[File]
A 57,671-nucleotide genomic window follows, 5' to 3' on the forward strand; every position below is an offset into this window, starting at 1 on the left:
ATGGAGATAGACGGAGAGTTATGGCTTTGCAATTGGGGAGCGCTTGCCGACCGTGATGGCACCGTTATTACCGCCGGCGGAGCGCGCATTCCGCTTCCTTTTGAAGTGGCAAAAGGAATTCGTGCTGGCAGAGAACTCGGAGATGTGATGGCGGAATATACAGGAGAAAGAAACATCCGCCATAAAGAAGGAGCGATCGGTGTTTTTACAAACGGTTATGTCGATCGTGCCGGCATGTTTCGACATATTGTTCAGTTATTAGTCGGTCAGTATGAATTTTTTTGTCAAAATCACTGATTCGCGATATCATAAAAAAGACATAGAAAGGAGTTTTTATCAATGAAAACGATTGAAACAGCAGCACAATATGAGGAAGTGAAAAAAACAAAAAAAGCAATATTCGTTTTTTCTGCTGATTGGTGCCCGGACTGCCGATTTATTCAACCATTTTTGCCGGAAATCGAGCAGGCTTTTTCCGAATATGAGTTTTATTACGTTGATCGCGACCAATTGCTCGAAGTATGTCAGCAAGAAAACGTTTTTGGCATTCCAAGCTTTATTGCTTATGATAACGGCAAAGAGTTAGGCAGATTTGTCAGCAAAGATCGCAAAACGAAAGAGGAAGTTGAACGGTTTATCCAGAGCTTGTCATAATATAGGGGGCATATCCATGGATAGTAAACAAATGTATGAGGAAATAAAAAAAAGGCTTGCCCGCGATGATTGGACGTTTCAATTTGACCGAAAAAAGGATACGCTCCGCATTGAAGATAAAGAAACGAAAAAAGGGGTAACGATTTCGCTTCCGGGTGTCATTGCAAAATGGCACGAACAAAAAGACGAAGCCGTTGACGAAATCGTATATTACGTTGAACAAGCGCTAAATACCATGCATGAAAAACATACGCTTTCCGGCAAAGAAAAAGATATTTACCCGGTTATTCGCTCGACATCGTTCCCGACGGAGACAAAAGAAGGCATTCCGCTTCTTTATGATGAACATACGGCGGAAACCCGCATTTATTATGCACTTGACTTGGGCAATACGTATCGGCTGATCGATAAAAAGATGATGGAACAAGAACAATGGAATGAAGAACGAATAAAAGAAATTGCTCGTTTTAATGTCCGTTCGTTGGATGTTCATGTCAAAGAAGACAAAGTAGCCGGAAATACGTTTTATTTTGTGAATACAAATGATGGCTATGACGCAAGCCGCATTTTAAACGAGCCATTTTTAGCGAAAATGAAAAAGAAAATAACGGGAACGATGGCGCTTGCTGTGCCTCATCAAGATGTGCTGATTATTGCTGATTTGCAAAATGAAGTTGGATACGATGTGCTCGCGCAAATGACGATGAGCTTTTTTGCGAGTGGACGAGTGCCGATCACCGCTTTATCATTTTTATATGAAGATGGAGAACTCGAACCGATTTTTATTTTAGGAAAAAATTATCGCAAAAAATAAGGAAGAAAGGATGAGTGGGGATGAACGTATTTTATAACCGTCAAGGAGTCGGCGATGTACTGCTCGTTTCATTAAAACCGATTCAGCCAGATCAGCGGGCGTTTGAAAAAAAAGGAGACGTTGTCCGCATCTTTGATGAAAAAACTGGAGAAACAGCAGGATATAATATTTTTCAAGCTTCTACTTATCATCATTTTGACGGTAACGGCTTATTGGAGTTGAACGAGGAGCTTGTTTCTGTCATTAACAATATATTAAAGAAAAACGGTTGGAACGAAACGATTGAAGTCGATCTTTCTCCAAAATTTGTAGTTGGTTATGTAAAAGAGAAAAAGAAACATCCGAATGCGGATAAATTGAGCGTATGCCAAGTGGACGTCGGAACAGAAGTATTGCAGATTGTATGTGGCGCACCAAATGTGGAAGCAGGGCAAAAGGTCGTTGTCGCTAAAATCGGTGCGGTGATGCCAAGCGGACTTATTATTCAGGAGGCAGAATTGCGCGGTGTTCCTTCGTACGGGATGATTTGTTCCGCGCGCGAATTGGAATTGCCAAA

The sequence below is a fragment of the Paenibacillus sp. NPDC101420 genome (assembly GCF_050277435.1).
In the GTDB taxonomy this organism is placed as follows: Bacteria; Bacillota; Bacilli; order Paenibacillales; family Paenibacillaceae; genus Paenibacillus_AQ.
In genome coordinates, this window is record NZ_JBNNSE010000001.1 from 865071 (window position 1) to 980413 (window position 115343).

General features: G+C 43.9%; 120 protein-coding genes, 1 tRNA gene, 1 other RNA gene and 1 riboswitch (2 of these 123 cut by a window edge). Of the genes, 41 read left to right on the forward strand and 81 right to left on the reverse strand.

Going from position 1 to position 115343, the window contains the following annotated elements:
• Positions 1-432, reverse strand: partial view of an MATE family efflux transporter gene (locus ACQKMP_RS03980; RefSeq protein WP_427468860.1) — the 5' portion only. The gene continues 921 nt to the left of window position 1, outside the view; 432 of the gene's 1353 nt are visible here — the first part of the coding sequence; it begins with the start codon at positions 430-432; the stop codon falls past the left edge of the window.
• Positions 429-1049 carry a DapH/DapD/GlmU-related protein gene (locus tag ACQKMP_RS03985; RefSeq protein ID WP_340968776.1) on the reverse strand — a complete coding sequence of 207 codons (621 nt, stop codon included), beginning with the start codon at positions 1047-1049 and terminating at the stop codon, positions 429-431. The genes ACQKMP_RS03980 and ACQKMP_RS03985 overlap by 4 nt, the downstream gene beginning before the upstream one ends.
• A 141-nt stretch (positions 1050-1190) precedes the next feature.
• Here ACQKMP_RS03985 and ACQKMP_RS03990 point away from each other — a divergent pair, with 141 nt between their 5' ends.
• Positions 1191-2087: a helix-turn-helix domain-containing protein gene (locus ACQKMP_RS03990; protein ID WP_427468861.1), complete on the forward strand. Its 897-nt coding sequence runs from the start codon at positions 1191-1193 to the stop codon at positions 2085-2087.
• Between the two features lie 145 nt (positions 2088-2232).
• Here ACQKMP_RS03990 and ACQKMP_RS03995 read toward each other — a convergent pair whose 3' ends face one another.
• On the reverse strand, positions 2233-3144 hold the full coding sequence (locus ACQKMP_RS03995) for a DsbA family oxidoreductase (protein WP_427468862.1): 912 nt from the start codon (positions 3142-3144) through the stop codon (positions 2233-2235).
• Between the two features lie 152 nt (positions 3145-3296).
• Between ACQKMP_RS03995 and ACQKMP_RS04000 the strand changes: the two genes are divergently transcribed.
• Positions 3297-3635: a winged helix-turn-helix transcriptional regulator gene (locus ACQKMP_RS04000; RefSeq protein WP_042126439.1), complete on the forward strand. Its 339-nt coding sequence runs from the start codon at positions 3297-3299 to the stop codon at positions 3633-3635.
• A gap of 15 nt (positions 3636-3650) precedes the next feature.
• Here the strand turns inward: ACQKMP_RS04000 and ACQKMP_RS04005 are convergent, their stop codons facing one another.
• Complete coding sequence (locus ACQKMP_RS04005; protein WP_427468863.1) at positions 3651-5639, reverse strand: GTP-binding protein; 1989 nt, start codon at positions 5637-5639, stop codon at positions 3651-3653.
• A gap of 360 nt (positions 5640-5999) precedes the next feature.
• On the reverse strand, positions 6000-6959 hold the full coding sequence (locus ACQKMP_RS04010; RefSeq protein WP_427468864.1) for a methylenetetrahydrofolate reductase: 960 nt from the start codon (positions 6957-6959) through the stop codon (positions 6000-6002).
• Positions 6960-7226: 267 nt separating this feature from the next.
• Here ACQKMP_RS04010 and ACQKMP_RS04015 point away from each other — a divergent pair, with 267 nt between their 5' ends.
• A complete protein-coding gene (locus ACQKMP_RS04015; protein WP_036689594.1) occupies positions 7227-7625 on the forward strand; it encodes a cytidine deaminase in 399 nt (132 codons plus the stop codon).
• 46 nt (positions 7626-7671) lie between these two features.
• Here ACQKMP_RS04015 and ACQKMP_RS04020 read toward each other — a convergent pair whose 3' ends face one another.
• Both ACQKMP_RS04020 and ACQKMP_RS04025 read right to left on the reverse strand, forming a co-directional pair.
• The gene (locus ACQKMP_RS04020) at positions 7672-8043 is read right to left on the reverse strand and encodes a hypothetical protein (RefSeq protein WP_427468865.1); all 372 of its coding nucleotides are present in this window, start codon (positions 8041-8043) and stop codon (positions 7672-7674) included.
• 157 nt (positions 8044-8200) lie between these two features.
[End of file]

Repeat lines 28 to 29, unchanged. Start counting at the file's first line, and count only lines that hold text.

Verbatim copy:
• Here ACQKMP_RS04015 and ACQKMP_RS04020 read toward each other — a convergent pair whose 3' ends face one another.
• Both ACQKMP_RS04020 and ACQKMP_RS04025 read right to left on the reverse strand, forming a co-directional pair.